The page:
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Effective probation practice with young adults
Perhaps the main challenge for probation staff working with young adult offenders in the new CRCs will be to have sufficient time to develop a trusting relationship which underpins the best probation practice.

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Effective approaches with young adults

A new guide to effective approaches with young adult offenders has been published today (7 September 2015) by Clinks and Transition to Adulthood (T2A).

The guide, which is aimed at probation services (that is the National Probation Service and 21 Community Rehabilitation Companies) provides a range of practical suggestions on how practitioners can engage young adults, deliver a tailored and effective approach, and achieve improved outcomes. The guide is based the experiences of both practitioners and young adults themselves.

If the probation officer acts like they know it all, the less likely I’d be to say anything to them


Young adults are different

Young adults are responsible for a disproportionately high volume of crime, and while those aged 18–25 Clinks T2A covermake up only a tenth of the British population, they account for a third of prison admissions, and a third of the overall social and economic costs of crime. The early adult years are sometimes described as a ‘turning point’ during which processes are at work that will influence whether or not individuals continue to offend, or succeed in breaking away from a longer-term criminal career path.

A good probation officer provides support and shows empathy. They are willing to spend time to talk to you

It is for these reasons that there has been such considerable focus on this group in the last year. NOMS has recently published a review of the key research on helping young adult offenders and the Justice Committee is currently running an inquiry into the treatment of young adult offenders in the criminal justice system (get your views in by 30 September 2015).

A probation officer empowers you, helps you choose your path and provides an insight into the opportunities available

Young adults are the most likely age group to reoffend and breach their orders. In recent years there has been a growing recognition amongst professionals and policy makers in the justice system that the specific needs of young adults require a distinct approach. The practitioners interviewed for this guide said that because of the chaotic lives these young adults lead their work is often unpredictable, requiring them to adapt and respond on a daily basis.  The report said that this made the flexibility of services and a person-centred approach absolutely vital to the success of any young adult project.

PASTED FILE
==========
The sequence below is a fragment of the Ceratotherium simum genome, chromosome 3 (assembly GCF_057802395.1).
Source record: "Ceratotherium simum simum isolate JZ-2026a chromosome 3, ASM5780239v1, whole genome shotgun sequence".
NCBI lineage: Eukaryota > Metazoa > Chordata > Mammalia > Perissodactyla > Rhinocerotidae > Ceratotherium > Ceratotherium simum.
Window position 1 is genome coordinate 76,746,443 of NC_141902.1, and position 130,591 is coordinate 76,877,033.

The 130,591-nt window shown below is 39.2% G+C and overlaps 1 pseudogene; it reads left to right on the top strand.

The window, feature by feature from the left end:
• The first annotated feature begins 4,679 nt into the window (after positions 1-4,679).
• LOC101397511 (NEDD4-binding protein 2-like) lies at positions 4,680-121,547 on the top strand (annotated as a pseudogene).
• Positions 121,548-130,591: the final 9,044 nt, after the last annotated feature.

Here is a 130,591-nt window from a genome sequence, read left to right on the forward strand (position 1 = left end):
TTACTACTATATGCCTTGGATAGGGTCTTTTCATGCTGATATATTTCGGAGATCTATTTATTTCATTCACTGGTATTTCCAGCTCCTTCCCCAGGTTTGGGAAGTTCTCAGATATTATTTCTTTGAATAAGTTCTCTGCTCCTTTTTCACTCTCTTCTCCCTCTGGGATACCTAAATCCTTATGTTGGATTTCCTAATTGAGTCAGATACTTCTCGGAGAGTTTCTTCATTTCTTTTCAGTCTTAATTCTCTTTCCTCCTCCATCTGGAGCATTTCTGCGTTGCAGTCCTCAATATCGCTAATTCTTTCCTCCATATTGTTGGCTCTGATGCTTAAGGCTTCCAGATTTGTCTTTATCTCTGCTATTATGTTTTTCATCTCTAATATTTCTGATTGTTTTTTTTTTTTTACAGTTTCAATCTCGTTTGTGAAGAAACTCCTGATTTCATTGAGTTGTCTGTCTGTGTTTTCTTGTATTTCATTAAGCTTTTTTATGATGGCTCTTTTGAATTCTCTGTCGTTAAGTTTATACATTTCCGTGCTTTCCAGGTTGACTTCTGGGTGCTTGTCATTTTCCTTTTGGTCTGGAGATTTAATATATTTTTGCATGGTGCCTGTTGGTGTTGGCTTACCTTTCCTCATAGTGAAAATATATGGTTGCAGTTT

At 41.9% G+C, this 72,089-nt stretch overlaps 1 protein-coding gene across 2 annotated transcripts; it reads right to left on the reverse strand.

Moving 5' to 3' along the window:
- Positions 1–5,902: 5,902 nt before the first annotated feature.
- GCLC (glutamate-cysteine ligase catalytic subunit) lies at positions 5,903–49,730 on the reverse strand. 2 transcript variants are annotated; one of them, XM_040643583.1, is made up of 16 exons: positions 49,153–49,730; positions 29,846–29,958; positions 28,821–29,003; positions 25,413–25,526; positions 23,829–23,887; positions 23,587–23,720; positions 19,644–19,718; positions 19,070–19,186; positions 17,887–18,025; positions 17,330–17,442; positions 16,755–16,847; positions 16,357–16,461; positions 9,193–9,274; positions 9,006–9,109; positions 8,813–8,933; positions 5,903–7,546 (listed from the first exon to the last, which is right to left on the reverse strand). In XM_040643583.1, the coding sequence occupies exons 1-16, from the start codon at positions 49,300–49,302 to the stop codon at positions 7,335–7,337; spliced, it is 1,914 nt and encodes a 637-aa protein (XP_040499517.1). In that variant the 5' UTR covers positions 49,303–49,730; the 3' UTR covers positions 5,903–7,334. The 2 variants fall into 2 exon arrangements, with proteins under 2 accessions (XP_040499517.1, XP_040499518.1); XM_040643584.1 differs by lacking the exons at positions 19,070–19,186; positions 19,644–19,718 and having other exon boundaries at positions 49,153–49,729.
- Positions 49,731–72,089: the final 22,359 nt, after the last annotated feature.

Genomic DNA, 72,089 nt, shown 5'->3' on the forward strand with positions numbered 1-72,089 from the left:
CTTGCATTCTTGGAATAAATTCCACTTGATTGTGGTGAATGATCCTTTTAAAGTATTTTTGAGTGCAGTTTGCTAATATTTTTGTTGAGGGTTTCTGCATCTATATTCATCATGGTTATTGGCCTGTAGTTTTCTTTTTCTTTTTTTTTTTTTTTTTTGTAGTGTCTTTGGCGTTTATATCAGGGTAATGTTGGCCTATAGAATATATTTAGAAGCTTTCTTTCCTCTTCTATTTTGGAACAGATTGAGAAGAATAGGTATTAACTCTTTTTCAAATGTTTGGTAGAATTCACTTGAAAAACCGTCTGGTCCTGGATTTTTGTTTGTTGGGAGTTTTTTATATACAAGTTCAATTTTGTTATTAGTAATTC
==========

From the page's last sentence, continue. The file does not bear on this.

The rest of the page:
My probation officer was good because they had some leniency


The challenge of working with young adult offenders

The guide contains a number of different sections:

  • Practical suggestions to assist probation practitioners in their day-to-day work with this age group;
  • Information on the specific issues facing young adults and how they impact on their engagement with probation, including maturity, trauma, health needs and the development of life skills;
  • Guidance on how to tailor services to specific groups of young adults with particular needs such as women, Black, Asian and minority ethnic (BAME) young people, those with disabilities and care leavers;
  • Views of young adults themselves on what they feel makes a good probation officer:
  • Measures that managers and commissioners can take to enable effective engagement of young adults and adapt services where necessary;
  • Examples of how different probation services have adapted their approaches for young adults.

They have to be a good talker and know how to have a laugh

The guide itself is well worth reading in full, but I thought the most interesting subject to focus on was the views of young adult offenders on what makes for a good probation officer, which are interspersed throughout this post.

“They show that they care and stick to their word”


What do young adult offenders think best practice is?

The report does not include the views of young adult offenders on their probation officers, but, instead, asks them to describe their ideal offender manager.

One young person gave a detailed and useful opinion, which echoes the sorts of comments made to me when I have undertaken service user research:

[alert-success]”A good probation officer has to be able to work with different people and not be judgemental of me based on anything until they meet me. They have to show that they really believe I can stop offending and achieve better things. If they do, it will help me believe I can be different. My probation officer needs to show an honest care of my welfare and everything going on in my life. Showing a genuine interest in my life will help me feel like they are on my side because at first it just feels like they are part of the system like the rest”[/alert-success]

Perhaps the main challenge for probation staff working with young adult offenders in the new CRCs will be to have sufficient time to develop a trusting relationship which underpins the best probation practice.


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